The Evolution of FR-4

Source:Edadoc Time:2016/5/6 0:00:00
In the past 40-plus years of PCB manufacturing, the primary material of choice has overwhelmingly been e-glass supported FR-4 resin laminates. This is due to the excellent dimensional stability and reasonably acceptable thermal performance (based on glass transition temperature [Tg] and decomposition temperature [Td]). In general, these materials exhibit impressive performance and excellent cost for a wide range of applications.

Cheaper and lower performance materials such as the CEM class and earlier G10 and FR-5 formulations have largely disappeared and are no longer used in mainstream products. There are still very low-cost foreign die-cut low-tech laminates used for very inexpensive and simple circuits but again have largely been replaced by the competitive price and superior performance of modern FR-4 materials.

Now, as the circuit board has become an integral part of the signal path with controlled impedance and specific transmission line performance specifications necessary for the design, higher performance materials have emerged in the FR-4 category to meet the need. High-speed designs requiring lower dielectric constant (Dk) and lower loss tangent have driven materials R&D to provide advanced FR-4 laminates such as Panasonic Megtron 6, Isola FR408, Nelco N4000-13, and even e-glass engineered to lower the Dk such as Nelco’s SI (for signal integrity) cloth. More and more modern designs are moving to these higher speed FR-4 offerings.

But there are applications that demand even greater thermal performance and severe environment reliability that requires materials with specific qualities not present in these modern FR-4 laminates. And some of these materials have been with the industry for decades but never found a wider audience due to limited supply and/or higher cost.


This legacy material has been with us for decades and continues to provide a solution for designs requiring increased thermal performance, higher operating temperatures, and severe environment capability. Compared to FR-4’s glass transition temperature typically in the 170–180°C range (typical FR-4 chosen for medium to advanced designs), polyimide’s Tg is in the 260°C area. The decomposition temperature is well over 400°C (lead-free assembly requires a typical 340°C or greater), and the maximum operating temperature (MOT) as tested/certified by Underwriters Laboratories (UL) is in the 140– 210°C range (short and long term testing qualification). This is much greater than the MOT of FR-4 which is typically 130°C.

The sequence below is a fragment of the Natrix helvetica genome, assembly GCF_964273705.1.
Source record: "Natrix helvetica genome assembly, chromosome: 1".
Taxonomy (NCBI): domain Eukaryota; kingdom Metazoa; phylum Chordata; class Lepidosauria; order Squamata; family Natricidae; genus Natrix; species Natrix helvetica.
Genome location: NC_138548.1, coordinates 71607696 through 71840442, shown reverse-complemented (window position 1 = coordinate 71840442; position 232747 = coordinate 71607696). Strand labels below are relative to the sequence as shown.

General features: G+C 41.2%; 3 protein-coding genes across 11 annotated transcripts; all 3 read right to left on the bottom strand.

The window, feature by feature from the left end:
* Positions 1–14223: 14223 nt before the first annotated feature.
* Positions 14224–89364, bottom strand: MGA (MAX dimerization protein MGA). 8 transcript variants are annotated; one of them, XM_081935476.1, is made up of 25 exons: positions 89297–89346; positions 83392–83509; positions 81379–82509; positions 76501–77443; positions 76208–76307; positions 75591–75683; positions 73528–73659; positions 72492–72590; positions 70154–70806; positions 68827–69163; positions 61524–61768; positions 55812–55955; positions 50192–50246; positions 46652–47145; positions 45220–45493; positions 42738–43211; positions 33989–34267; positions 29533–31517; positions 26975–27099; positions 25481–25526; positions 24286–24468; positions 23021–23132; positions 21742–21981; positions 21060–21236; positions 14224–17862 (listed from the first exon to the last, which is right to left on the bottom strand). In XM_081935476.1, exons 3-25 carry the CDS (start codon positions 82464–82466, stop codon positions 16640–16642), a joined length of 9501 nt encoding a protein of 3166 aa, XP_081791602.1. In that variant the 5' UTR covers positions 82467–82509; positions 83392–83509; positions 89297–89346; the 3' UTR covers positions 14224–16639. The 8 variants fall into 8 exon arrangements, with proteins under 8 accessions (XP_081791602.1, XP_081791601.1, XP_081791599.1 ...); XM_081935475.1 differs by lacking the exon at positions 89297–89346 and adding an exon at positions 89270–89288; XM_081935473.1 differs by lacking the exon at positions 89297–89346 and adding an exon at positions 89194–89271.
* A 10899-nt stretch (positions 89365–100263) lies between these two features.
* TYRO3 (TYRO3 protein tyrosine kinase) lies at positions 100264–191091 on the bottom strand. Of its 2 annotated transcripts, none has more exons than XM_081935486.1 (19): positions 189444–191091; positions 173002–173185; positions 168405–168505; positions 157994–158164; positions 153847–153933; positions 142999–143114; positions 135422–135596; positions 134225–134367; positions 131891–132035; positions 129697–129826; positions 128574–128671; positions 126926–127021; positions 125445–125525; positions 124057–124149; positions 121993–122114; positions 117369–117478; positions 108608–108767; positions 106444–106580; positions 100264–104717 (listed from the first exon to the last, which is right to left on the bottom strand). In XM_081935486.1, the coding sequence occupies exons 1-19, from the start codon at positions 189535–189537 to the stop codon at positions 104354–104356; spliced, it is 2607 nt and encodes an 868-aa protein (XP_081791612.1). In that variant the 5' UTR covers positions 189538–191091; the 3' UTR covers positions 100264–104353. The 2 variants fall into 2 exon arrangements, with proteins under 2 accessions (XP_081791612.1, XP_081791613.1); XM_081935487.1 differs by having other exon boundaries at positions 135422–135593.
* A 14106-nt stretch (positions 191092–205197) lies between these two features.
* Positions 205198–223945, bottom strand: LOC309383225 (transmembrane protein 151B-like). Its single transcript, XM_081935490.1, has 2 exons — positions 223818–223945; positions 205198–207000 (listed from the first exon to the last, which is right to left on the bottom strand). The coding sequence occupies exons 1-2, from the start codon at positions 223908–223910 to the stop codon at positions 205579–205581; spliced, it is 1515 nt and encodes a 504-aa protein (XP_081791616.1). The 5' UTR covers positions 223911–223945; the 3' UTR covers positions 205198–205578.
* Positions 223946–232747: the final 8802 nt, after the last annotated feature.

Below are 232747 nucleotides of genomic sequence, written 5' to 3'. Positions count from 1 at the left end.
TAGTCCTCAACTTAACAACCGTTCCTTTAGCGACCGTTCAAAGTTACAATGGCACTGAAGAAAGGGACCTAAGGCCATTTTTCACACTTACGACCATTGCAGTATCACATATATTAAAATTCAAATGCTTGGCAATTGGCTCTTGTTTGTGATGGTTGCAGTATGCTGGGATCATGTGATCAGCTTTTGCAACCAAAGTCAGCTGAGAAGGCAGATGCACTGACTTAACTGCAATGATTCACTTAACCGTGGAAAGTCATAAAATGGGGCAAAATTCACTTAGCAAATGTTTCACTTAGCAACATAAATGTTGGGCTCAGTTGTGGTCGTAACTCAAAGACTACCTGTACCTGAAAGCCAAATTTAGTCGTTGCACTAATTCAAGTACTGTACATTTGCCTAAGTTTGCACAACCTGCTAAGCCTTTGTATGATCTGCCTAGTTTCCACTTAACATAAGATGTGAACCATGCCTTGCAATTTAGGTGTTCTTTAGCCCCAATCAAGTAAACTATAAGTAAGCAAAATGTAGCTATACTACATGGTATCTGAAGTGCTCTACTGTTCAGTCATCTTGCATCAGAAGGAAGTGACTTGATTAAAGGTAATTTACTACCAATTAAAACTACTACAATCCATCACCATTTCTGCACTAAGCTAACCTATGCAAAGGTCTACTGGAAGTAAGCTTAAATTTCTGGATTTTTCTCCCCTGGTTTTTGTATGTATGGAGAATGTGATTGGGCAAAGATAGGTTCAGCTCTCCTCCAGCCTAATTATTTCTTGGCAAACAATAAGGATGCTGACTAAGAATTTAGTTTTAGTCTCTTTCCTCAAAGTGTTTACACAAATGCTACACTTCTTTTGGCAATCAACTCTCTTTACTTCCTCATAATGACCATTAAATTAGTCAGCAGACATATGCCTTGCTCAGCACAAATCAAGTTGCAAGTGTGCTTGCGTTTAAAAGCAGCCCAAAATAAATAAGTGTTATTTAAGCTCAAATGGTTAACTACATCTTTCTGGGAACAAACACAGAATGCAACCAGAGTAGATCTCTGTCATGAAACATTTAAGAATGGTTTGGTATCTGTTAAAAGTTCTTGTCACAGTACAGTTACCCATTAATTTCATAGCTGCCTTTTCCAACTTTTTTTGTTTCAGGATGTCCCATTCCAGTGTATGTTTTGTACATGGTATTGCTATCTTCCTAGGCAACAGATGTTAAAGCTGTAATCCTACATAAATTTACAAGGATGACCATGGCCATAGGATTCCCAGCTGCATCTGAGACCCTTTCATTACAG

There are a couple of technical issues to be aware of when selecting polyimide—the first being which chemistry formulation to use. Most polyimide laminates and prepregs are available in brominated and non-brominated blends (the flame retardant which is also used in FR-4). Non-MDA (methylenedianiline) formulations also tend to be less brittle. One issue to watch is the moisture absorption characteristics as polyimide can exhibit higher leakage as compared to FR-4 resin systems. Overall, it is best to compare your design requirements carefully in all areas to be sure that polyimide will provide the necessary benefits without undue negative performance issues.


For many years, Getek has been a choice for designers requiring a material with superior characteristics for higher speed designs. Polyphenylene oxide (PPO) epoxy resin is the closest to FR-4, but exhibits a lower Dk (3.60) and Df (0.009) in an affordable material that is supported by most PCB fabrication shops due to standard manufacturing specifications. However, in recent years the supply has been reduced as it remains a material not quite in the mainstream, so suppliers now manufacture it on an as-ordered basis resulting in typically longer lead times.

A newer material to excite the industry in the past few years, and one that is rapidly increasing its market share is Panasonic’s Megtron 6, which comes in a PPO (as well as PPE) blend. The superior performance is due to very low Dk and Df so it is a natural candidate for high-speed designs. The tradeoff is that it is a Japanese-manufactured material so domestic USA stocking and local availability can vary accordingly.

High-frequency/RF Materials (hydrocarbon/ceramic, PTFE, etc.)

Both Rogers Corporation and Taconic offer several flavors of materials engineered to address the needs of the high-frequency, microwave & RF world. These are specific laminates, often requiring different types of b-stage/prepreg or bonding sheets to laminate them for multilayer designs.

By far the most commonly used is the Rogers RO4000 series of high-frequency materials. RO4350B laminate is a hydrocarbon/ceramic base, which can be manufactured using standard FR-4 type multilayer processes, making it not only popular but economical to manufacture. Low dielectric loss is the major appealing characteristic of this material. Multilayers can be constructed of a “pure package” using Rogers 4450 prepreg, or by using standard FR-4 prepreg. Popular constructions limit the Rogers material to the caps of the stackup thereby managing overall cost by using the material only where it is required, and filling the remainder of the board with standard FR-4 cores/prepreg.

PTFE, commonly known as Teflon®, is another fairly common callout for this genre’s material requirements. There are many different formulations and laminates such as Rogers 3000 series ceramic-filled PTFE composites, R/T Duroid 5870 and 5880 glass microfiber reinforced PTFE, etc. They can be very difficult in multilayer configurations however, as some require the use of high-temperature bonding films or adhesives. The old saying that “nothing likes to stick to Teflon” sometimes holds true! But their extremely low loss characteristics make them ideal for exacting stripline and microstrip circuit designs.

The original article is comes from icconect007.